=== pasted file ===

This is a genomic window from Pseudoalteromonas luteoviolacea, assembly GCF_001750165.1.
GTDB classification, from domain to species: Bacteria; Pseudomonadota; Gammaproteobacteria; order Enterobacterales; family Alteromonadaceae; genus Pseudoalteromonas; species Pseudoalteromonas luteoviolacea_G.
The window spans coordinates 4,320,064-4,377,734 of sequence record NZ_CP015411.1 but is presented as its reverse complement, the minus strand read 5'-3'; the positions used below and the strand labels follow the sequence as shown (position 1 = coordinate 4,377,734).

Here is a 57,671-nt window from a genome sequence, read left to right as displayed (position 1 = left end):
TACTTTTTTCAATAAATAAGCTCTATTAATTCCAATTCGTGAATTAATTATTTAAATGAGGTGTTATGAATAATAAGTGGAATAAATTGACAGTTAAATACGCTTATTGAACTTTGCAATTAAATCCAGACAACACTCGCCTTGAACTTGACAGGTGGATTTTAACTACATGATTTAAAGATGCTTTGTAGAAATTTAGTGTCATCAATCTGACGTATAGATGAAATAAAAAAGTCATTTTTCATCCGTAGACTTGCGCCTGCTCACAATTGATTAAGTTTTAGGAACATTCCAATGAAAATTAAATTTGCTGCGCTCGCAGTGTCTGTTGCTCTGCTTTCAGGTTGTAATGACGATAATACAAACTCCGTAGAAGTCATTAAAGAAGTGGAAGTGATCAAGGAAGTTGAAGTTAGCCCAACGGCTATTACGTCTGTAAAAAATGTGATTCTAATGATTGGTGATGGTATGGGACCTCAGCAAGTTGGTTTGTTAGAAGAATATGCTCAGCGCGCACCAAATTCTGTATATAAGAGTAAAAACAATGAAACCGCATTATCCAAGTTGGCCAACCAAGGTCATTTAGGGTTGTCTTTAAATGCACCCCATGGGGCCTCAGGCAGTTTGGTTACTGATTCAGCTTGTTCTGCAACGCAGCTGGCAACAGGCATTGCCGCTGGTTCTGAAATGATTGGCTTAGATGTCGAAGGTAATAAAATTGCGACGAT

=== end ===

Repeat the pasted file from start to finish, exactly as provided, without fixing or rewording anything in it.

This is a genomic window from Pseudoalteromonas luteoviolacea, assembly GCF_001750165.1.
GTDB classification, from domain to species: Bacteria; Pseudomonadota; Gammaproteobacteria; order Enterobacterales; family Alteromonadaceae; genus Pseudoalteromonas; species Pseudoalteromonas luteoviolacea_G.
The window spans coordinates 4,320,064-4,377,734 of sequence record NZ_CP015411.1 but is presented as its reverse complement, the minus strand read 5'-3'; the positions used below and the strand labels follow the sequence as shown (position 1 = coordinate 4,377,734).

Here is a 57,671-nt window from a genome sequence, read left to right as displayed (position 1 = left end):
TACTTTTTTCAATAAATAAGCTCTATTAATTCCAATTCGTGAATTAATTATTTAAATGAGGTGTTATGAATAATAAGTGGAATAAATTGACAGTTAAATACGCTTATTGAACTTTGCAATTAAATCCAGACAACACTCGCCTTGAACTTGACAGGTGGATTTTAACTACATGATTTAAAGATGCTTTGTAGAAATTTAGTGTCATCAATCTGACGTATAGATGAAATAAAAAAGTCATTTTTCATCCGTAGACTTGCGCCTGCTCACAATTGATTAAGTTTTAGGAACATTCCAATGAAAATTAAATTTGCTGCGCTCGCAGTGTCTGTTGCTCTGCTTTCAGGTTGTAATGACGATAATACAAACTCCGTAGAAGTCATTAAAGAAGTGGAAGTGATCAAGGAAGTTGAAGTTAGCCCAACGGCTATTACGTCTGTAAAAAATGTGATTCTAATGATTGGTGATGGTATGGGACCTCAGCAAGTTGGTTTGTTAGAAGAATATGCTCAGCGCGCACCAAATTCTGTATATAAGAGTAAAAACAATGAAACCGCATTATCCAAGTTGGCCAACCAAGGTCATTTAGGGTTGTCTTTAAATGCACCCCATGGGGCCTCAGGCAGTTTGGTTACTGATTCAGCTTGTTCTGCAACGCAGCTGGCAACAGGCATTGCCGCTGGTTCTGAAATGATTGGCTTAGATGTCGAAGGTAATAAAATTGCGACGAT